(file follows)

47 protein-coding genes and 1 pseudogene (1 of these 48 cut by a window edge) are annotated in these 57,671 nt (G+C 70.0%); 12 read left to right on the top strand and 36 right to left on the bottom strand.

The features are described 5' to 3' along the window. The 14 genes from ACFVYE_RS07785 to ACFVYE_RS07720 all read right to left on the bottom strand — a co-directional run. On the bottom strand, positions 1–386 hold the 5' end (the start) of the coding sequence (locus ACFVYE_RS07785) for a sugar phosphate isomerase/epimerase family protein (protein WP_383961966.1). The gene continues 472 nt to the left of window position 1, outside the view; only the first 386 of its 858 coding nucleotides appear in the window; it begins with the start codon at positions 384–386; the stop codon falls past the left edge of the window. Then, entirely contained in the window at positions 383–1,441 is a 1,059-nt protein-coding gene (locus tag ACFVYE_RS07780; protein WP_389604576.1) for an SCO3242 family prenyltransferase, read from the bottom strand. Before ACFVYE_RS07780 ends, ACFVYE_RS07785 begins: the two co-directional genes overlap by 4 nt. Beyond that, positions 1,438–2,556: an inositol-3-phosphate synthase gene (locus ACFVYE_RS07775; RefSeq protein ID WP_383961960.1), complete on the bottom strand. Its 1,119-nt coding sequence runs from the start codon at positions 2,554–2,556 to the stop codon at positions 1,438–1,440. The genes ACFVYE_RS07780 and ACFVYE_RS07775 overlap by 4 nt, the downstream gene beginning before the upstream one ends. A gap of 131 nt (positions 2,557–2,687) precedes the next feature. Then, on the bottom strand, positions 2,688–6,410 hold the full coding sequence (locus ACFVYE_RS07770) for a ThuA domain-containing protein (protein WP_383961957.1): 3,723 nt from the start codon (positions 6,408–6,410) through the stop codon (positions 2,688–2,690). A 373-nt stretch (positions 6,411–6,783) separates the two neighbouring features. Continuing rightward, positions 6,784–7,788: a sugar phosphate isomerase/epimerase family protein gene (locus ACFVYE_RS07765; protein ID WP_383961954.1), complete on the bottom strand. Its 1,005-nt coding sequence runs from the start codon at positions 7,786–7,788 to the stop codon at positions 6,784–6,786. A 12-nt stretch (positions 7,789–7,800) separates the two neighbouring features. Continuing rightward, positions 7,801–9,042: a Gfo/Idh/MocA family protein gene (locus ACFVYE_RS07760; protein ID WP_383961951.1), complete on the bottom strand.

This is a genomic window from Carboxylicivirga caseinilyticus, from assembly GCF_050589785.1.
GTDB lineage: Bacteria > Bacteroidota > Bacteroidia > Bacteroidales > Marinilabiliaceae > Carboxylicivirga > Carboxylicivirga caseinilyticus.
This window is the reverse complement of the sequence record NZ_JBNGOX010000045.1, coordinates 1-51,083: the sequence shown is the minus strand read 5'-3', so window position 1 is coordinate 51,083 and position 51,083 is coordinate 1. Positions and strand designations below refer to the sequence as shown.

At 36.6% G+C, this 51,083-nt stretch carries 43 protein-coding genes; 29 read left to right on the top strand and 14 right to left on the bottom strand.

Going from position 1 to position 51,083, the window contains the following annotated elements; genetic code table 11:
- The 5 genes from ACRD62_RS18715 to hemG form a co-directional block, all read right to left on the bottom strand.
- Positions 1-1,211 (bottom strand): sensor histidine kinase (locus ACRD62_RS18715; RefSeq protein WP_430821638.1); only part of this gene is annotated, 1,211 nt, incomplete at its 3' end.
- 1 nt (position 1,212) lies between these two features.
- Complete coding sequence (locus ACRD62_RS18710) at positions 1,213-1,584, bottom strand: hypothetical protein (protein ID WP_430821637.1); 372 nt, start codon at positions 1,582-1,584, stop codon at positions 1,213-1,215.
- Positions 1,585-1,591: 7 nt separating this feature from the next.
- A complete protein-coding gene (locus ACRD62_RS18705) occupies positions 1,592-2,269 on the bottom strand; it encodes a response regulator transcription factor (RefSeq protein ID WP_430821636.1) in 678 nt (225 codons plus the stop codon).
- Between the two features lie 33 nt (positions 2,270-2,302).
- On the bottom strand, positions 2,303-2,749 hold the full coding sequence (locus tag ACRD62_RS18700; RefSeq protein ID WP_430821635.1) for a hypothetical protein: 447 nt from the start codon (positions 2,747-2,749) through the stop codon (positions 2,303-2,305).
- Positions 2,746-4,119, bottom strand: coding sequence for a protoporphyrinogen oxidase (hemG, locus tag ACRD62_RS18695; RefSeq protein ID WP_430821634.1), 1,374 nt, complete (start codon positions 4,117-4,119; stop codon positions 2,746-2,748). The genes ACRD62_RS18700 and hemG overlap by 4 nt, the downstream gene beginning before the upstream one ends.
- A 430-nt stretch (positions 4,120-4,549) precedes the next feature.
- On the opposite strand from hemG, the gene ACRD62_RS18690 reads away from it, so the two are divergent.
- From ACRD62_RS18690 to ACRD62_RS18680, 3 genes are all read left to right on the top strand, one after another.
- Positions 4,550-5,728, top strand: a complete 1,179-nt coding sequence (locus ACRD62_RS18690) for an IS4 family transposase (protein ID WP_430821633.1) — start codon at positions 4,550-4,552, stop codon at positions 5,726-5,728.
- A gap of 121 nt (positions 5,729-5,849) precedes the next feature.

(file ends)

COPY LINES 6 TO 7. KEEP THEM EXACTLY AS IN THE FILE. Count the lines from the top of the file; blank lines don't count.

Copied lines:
At 36.6% G+C, this 51,083-nt stretch carries 43 protein-coding genes; 29 read left to right on the top strand and 14 right to left on the bottom strand.

Going from position 1 to position 51,083, the window contains the following annotated elements; genetic code table 11: